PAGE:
Wednesday, November 03, 2010

More Important

Do nothing from selfish or empty conceit, but with humility of mind regard one another as more important than yourselves; do not merely look out for your own personal interests, but also for the interests of others. Philippians 2:3-4 NASB

I'm  a frighteningly selfish individual. I like to think that I'm not, but dag. Time and time again, it's apparent that I really just am.

Take for instance a conversation I had a couple of months ago with Rich. He had texted me to chat because he was having a difficult day (almost certainly something to do with that thing I was laughing at him about the other week). I'm sure I talked about his deal for a bit, but somehow the conversation turned around to me. My frustrations, my problems, my pet peeves. Me, me, me.

At some point I did have the presence of mind to realize that I was talking about me and made some lame apology about flipping the conversation to one that was totally Alise-centered. And my friend replied:
"You're more important to me than me."
I admit, I've always been a little wary of the verse that I posted at the top. I've seen it used by people to keep people from being pushed outside of their comfort zone. I've seen it used to "prove" that in the ranking, we should be at the bottom of the list (If you've ever used the J.O.Y. acronym, I secretly hate you. Okay, not really, but man, that really annoys me big time.). I've just seen it used to beat people up for caring about themselves at all, but I've never really been able to pin-point why it might not be about that.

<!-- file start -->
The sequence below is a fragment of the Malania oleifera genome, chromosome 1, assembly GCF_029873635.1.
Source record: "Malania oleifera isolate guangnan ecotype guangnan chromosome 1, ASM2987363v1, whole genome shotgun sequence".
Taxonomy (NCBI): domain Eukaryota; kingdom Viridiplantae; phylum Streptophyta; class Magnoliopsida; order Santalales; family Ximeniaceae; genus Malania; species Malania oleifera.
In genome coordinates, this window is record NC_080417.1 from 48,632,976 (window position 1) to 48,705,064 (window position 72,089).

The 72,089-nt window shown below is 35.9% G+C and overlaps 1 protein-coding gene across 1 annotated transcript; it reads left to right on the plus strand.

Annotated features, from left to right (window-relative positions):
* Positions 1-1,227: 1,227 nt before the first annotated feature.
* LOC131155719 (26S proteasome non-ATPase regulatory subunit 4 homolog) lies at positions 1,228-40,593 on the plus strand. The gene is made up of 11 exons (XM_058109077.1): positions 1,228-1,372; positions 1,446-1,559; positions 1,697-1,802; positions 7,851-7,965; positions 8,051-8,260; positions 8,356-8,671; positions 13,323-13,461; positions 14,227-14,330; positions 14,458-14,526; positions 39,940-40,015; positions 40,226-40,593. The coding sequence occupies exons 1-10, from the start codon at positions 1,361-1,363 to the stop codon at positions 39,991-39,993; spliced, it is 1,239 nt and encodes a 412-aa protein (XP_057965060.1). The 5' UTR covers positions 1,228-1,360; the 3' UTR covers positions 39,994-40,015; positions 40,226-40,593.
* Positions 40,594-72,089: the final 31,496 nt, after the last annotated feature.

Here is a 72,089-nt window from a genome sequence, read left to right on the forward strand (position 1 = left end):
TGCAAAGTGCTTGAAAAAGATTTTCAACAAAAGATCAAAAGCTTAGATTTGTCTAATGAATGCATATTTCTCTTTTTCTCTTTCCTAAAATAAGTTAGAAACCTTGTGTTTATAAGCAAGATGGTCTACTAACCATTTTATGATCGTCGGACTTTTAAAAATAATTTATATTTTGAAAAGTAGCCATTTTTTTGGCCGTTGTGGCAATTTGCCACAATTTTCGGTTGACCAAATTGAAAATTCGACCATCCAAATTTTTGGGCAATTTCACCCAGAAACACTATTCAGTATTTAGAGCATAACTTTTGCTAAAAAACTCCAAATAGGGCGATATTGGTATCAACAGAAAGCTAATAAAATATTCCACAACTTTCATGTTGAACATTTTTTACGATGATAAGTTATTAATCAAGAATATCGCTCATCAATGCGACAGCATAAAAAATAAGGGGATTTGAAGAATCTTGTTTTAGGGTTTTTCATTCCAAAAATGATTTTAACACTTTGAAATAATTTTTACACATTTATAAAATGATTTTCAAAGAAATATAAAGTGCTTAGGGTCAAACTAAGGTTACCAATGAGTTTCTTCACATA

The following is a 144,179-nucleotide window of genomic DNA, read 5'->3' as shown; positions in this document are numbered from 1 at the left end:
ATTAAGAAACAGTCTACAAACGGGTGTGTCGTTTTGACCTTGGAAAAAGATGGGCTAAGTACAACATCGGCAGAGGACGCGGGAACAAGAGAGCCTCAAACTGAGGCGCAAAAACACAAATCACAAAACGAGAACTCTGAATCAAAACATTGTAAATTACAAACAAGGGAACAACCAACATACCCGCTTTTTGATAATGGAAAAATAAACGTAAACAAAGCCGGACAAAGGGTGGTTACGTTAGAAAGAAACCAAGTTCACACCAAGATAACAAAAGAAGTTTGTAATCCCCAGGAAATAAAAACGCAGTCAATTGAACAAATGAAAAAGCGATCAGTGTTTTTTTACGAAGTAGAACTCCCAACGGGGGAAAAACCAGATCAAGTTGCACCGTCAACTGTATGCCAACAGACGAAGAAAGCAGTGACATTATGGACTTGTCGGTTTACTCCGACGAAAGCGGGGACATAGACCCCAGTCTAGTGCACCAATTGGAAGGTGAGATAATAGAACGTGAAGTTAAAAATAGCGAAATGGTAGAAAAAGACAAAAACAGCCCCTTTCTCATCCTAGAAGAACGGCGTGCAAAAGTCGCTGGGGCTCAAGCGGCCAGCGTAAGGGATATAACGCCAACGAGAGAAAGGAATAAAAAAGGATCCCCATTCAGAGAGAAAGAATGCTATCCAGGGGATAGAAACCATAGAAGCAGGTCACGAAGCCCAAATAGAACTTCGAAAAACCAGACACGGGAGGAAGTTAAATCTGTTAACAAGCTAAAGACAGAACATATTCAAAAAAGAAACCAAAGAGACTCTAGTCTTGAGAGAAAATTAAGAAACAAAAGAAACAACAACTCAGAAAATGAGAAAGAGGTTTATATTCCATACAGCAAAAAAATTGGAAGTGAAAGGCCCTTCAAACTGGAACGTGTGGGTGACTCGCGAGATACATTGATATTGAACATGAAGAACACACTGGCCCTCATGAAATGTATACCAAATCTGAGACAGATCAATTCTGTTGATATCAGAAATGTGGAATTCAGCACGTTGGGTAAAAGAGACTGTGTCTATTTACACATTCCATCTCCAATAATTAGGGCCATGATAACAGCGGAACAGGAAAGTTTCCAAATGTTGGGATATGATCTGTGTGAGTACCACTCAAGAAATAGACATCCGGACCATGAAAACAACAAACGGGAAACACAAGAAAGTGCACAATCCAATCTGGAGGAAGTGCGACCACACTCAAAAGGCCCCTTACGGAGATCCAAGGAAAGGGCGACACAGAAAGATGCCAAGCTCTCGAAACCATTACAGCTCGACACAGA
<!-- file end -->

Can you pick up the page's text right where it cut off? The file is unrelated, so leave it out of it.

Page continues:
A few weeks ago Pastor Tim preached on that verse. One of the things that he said is that the "more important" refers more to position than value. And if that person is more important, we are probably more likely to treat them with respect and to give them more of our attention. It doesn't have anything to do with inherent value, but rather the way that we treat them.

And that brought Rich's comment to mind again. The comment didn't really have anything to do with me having greater value than him. It didn't mean that he doesn't care about himself or that his problems don't matter. All it meant was that it was okay for me to talk about me and that he was willing to listen.

I so need to do that more. Let other people talk. Give them my full attention. Treat them with greater respect. Look out for their interests. Show them through my actions that they are important.

What do you think about the Philippians passage? How can you show people that they are important? And if you've used the JOY acronym, how can you live with yourself (I kid, I kid!)?
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I'm a wife to an amazing man, and mom to four incredible kids. I'm a Christian woman who sometimes struggles with doubt. I'm a musician and a writer who is sometimes afraid to play and write. I'm trying to be more authentic every day.
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